Health Insurance Changes for 2013
By Tucker Thompson, Collin County LIVING WELL Magazine
This article summarizes many changes to health insurance laws for 2013.
The Affordable Care Act expands access to affordable health insurance for individuals under age 65, covering illness, injuries and preventive benefits such as immunizations, cancer screenings, well woman exams, and more as outlined by the federal government. Infants to age 19 are “guaranteed” issue regardless of pre-existing conditions. If covered under a parent’s plan, children can stay on those until age 26.
Medicare Insurance. There are separate parts that people generally “call” Medicare insurance. People aren’t “automatically” enrolled, and must sign up for Medicare by age 65 or face financial penalties. Once signed up, there’s annual Open Enrollment if you want to change Prescription and/or Advantage Plans. This year’s runs from Oct. 15–Dec. 7, 2012. Medicare Supplement (Medigap)Plans can be purchased all year.
At press time for this publication, the 2013 premiums and deductibles for Part A, Part B, as well as any COLA increases haven’t been announced. I’ll be notified when the 2013 figures are announced and you may call me to inquire about updates.
(1) Hospital Insurance – (“Part A“) Hospital coverage is the basic coverage you’ll get when enrolling in Medicare. Part A will partially cover approved medical bills for hospital stays, skilled nursing inpatient care, minimal home health care, as well as hospice. Most people don’t pay monthly premiums for Part A but will have co-pays. The 2012 co-pays for hospital stays are $1,156 per “benefit period” for the first 60 days, $289/daily for days 61-90; $578/daily for days 91-150. Skilled Nursing Facility has no co-pay for the first 20 days, then $144.50 per day for days 21-100 for each benefit period.
(2) Medical Insurance – (“Part B“) When signing up for Medicare, you’ll be asked to enroll in Part B, which covers Medicare approved doctor’s office visits, preventive care, approved outpatient care, as well as some physical or occupational therapies. Most people pay $99.90/month for their 2012 Part B, plus an annual deductible of $140. People over preset annual incomes will pay slightly higher premiums for both Part B and Part D coverage. If you choose not to enroll in Part B, but later want to enroll, the federal government will penalize you 10% for each year you didn’t sign up, and this added percentage will remain on your monthly premium until death. While Part B offers more comprehensive health insurance when combined with Part A, please know it was not designed to cover 100% of a person’s medical bills.
(3) Prescription Drug Coverage – (“Part D“) If you decline initial enrollment but later sign up, you’ll also be charged an additional premium annually. Annually review all prescription drug plans, looking for:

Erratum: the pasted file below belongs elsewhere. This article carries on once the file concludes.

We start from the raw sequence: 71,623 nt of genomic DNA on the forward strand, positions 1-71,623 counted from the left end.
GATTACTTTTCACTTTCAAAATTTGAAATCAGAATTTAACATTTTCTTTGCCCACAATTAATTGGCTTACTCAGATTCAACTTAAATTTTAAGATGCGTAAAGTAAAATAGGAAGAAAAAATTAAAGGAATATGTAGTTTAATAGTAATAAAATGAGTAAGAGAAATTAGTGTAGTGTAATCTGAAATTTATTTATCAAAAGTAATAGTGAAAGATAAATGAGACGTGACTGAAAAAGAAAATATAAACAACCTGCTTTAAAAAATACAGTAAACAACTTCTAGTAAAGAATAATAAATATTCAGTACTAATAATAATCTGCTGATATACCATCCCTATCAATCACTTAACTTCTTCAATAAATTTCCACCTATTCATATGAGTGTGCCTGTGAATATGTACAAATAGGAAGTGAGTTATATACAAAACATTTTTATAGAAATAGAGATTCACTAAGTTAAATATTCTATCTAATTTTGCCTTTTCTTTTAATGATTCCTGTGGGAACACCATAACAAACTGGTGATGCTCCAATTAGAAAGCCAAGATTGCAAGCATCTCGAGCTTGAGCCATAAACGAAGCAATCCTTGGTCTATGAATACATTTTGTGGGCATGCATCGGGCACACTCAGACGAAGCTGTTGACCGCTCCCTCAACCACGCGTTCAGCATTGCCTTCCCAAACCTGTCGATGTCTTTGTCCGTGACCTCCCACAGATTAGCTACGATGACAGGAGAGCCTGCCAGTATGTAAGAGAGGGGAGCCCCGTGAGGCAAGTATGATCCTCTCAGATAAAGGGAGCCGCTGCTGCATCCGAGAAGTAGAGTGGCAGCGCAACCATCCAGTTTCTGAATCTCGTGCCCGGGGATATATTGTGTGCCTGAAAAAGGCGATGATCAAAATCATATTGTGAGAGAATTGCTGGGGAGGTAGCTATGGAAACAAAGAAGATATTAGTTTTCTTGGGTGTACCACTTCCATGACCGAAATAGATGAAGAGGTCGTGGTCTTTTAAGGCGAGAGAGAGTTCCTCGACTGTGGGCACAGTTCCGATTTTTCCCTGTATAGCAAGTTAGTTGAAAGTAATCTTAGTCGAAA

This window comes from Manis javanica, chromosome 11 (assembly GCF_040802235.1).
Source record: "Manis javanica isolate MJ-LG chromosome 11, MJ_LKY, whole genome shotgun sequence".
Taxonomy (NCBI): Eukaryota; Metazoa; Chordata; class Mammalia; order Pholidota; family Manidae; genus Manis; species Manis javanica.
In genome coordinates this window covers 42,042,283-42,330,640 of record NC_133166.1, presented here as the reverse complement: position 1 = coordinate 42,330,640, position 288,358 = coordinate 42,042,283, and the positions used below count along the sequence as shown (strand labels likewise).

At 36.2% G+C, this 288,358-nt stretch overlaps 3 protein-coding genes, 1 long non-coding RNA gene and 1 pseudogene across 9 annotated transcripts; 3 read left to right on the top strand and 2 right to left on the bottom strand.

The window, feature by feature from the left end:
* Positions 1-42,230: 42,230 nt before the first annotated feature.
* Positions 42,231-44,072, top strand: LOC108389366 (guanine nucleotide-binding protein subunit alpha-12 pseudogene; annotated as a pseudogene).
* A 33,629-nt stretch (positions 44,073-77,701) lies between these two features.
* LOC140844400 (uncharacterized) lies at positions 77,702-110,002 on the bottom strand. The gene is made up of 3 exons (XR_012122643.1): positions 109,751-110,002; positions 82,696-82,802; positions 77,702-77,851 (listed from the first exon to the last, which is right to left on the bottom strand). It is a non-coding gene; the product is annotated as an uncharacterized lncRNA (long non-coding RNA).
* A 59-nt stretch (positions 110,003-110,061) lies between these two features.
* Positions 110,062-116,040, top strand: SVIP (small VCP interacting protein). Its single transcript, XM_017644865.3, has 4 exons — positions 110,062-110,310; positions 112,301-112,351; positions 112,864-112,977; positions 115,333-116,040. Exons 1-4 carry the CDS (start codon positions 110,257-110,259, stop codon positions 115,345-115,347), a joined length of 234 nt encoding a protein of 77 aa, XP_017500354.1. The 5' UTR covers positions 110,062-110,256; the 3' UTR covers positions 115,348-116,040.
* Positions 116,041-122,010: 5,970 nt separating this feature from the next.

ü new formularies making sure they cover YOUR prescriptions
ü all deductibles (that could be as high as $325), premiums plus co-pays
Doughnut Hole (2013). Once you and your Part D Plan have spent $2,970, you enter the doughnut hole (monthly premiums do not count towards this deductible). You then pay 47.5% of brand-name drug costs and 79% of generic costs until your total out-of-pocket reaches $4,750. Example: Your drug costs $100 in the doughnut hole, but you pay $47.50. The total cost, however, goes towards meeting the $4,750 doughnut hole limit. You then qualify for “catastrophic coverage,” with brand name drugs $6.60 or 5% of the cost and generics $2.65 or 5% of the drug cost.
(4) Medicare Advantage Plans – (“Part C“) You’re still enrolled in Medicare when you have an Advantage Plan, but Advantage Plans combine the benefits of Part A and B. You’ll continue to be charged the government’s monthly Part B premium, in addition to your Advantage Plan’s premiums, deductibles and co-insurances. Before enrolling, call your doctors’ billing office to make sure they’ll accept payment from any plan you’re considering! As HMO, PPO and PFFS plans, they each have their own defined networks, hospitals and geographical zip codes that will accept their plan. For example, Southwest Medical Center and M.D. Anderson won’t accept any Advantage Plans. If you travel outside your zip code to visit family or to vacation, make sure your plan is accepted in those zip codes! When out of a “service area,” most will only pay for emergency care.
(5) Medicare Supplements – Not restricted by networks, you can choose any doctor or hospital that accepts Medicare, anywhere. The most popular Medicare supplement is Plan F, which pays for everything that Medicare bills, with no co-pays or deductibles
Tucker Thompson, the author, has worked in the insurance field for over 20 years. In addition to serving clients throughout Texas and Oklahoma, he is often a guest speaker on topics related to the ever changing landscape of insurance for people of all ages. You may reach him directly at 972-548-1629.